Rushing around the plenary room at the 2015 URJ Biennial in Orlando, FL, my friend and I were lost high school participants desperate for any seats we could get our hands on before the lights faded all the way out. Finally, we spotted two empty seats in the middle of a large group of women. Unclear whether or not these were reserved seats, we asked the women at the end of the row if we could sit and we were enthusiastically told us that these were all saved for the WRJ delegation; we could sit there if we promised to join WRJ when we were older. Only focused on getting seats before the speakers started, my friend and I agreed, shrugging off this comment, both believing that, as Reform Jewish women, we’d probably end up joining WRJ in like forty years anyway.
Fast forward four years and I am finishing up my sophomore year of college and taking the train down to Washington, D.C. to join the college women’s cohort at the Inaugural WRJ Social Justice Conference. A bit sooner than I anticipated; I think I am finally starting to make good on that promise.
From my first interactions with the women, commenting on my “NFTY Alumni” luggage tag as we were waiting in line to check in to the hotel, it became clear that the two hundred or so women who took the time to join together at this first-ever social justice-focused event are women who care not only about the world and its impacts on them, but also how it impacts the future of their children and grandchildren and their generations to come. They know well that the world is constantly changing such that their relationships with issues such as gun violence prevention or the #MeToo movement are not the same as mine. However, the interest and dedication to these issues were no less important than they are to my peers.
In both the workshop blocks I attended, “From Summer Camp to the Board Room: #MeToo and Accountability” and “GVP and YOU: Making a Difference in the Gun Violence Epidemic,” women arrived prepared to listen, to learn, and to ask questions. The need to be the smartest or the most involved did not compare to the desire to be engaged and challenged and understanding the experiences and lessons of others. And from these workshops, I was better able to frame the ways in which our different generations digest conversations of social justice.
The women I spoke to had a different perception of the importance of time and process- a mindset that does not always come easily to the immediate information generation. I found them to be more patient, looking towards the future with long-term goals in mind, as opposed to the urgency of modern social justice movements and civic development. They understood that change doesn’t happen overnight, especially national, monumental change. I was intrigued by this approach- this acceptance of the timeline. And yet, the generational divide continues to pull me back to “if not now, when?”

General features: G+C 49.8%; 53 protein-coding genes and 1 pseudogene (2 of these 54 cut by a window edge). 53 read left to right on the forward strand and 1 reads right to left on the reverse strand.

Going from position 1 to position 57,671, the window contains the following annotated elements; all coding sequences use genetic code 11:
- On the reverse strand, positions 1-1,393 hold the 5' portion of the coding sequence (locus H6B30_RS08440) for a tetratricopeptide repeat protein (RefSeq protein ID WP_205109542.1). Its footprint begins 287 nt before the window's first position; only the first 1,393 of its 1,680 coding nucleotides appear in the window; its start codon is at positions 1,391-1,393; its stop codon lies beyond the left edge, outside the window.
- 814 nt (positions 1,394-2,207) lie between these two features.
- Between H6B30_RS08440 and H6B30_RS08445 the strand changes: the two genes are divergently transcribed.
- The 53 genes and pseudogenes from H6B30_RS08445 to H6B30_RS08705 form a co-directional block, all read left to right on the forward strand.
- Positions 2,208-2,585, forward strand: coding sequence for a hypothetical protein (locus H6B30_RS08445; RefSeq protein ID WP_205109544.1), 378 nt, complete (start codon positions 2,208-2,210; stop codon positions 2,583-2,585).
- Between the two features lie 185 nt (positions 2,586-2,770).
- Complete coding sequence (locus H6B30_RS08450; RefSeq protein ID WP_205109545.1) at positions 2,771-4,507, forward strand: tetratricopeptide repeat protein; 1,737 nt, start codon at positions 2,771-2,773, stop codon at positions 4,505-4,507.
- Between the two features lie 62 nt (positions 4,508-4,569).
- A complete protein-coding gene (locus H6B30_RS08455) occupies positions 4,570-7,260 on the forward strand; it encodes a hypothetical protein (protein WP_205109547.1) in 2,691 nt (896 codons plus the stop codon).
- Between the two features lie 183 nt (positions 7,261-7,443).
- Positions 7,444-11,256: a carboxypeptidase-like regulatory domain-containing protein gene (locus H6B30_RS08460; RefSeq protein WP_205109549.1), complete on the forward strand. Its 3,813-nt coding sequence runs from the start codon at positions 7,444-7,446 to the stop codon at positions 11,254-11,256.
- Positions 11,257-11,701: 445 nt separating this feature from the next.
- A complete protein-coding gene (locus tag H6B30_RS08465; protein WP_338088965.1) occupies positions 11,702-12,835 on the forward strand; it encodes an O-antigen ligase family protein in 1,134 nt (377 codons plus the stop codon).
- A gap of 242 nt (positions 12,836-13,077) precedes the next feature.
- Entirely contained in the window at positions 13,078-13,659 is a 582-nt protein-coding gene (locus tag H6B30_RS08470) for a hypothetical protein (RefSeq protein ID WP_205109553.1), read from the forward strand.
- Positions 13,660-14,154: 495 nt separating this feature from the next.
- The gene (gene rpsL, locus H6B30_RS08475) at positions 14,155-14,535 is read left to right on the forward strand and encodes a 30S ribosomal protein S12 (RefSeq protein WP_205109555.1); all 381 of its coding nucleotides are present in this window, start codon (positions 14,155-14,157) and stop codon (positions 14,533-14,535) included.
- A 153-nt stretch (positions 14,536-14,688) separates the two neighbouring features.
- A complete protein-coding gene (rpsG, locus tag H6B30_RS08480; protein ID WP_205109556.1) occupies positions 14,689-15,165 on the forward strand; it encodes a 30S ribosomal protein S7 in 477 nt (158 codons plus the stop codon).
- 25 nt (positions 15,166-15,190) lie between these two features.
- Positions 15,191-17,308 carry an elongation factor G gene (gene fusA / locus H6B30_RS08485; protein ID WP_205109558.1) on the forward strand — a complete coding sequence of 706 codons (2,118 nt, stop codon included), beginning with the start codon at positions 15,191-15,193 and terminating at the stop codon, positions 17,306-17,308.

The question I sit with now, in the weeks since the SJC is “which do I lean in to?” Do I settle into a mature acceptance, knowing that we are affecting change bit by bit and year by year, whether or not we will see it manifest? Or do I continue to fall in line with the millions of other teens who find themselves regularly enraged and invigorated by the lack of urgency we see in the process? Or better yet, how do we marry these two perspectives, overlaying each generations’ experiences, to see the world most clearly, critically, and realistically- maybe even with a touch of optimism?
Over the course of the weekend, we repeatedly came back to the conversation of: “the teens in your community are already taking action- just because you don’t see them, doesn’t mean they’re not engaged.” I promise, they are. To the women who understand this importance of time and processes, find these teens and ask them how they are engaging- how they are affecting social change. Don’t let their work go unnoticed. Join in when you can and allow them to teach you. And teach them what you have to offer.
To the teens who are growing more and more anxious every day that problems are not solved, find these women and those who share this perspective. Learn to understand the process and allow them to teach you patience, even when you feel you know it all; it is okay that you don’t.
There is a generational gap- that’s just the reality of it. And there’s something beautiful about it. Don’t be scared to look at that separation and explore how to bridge the divide. Don’t hold back from trying new approaches and perspectives. Don’t confine yourself to your mindset; allow yourself to grow and be challenged.
Don’t mind the gap- we’ll all be better for it.
Lauren Stock is a junior at Wesleyan University in Connecticut studying theater and sociology. Her home congregation is Temple Shalom in Dallas, TX, and she is an alumna of NFTY-TOR and URJ Kutz Camp.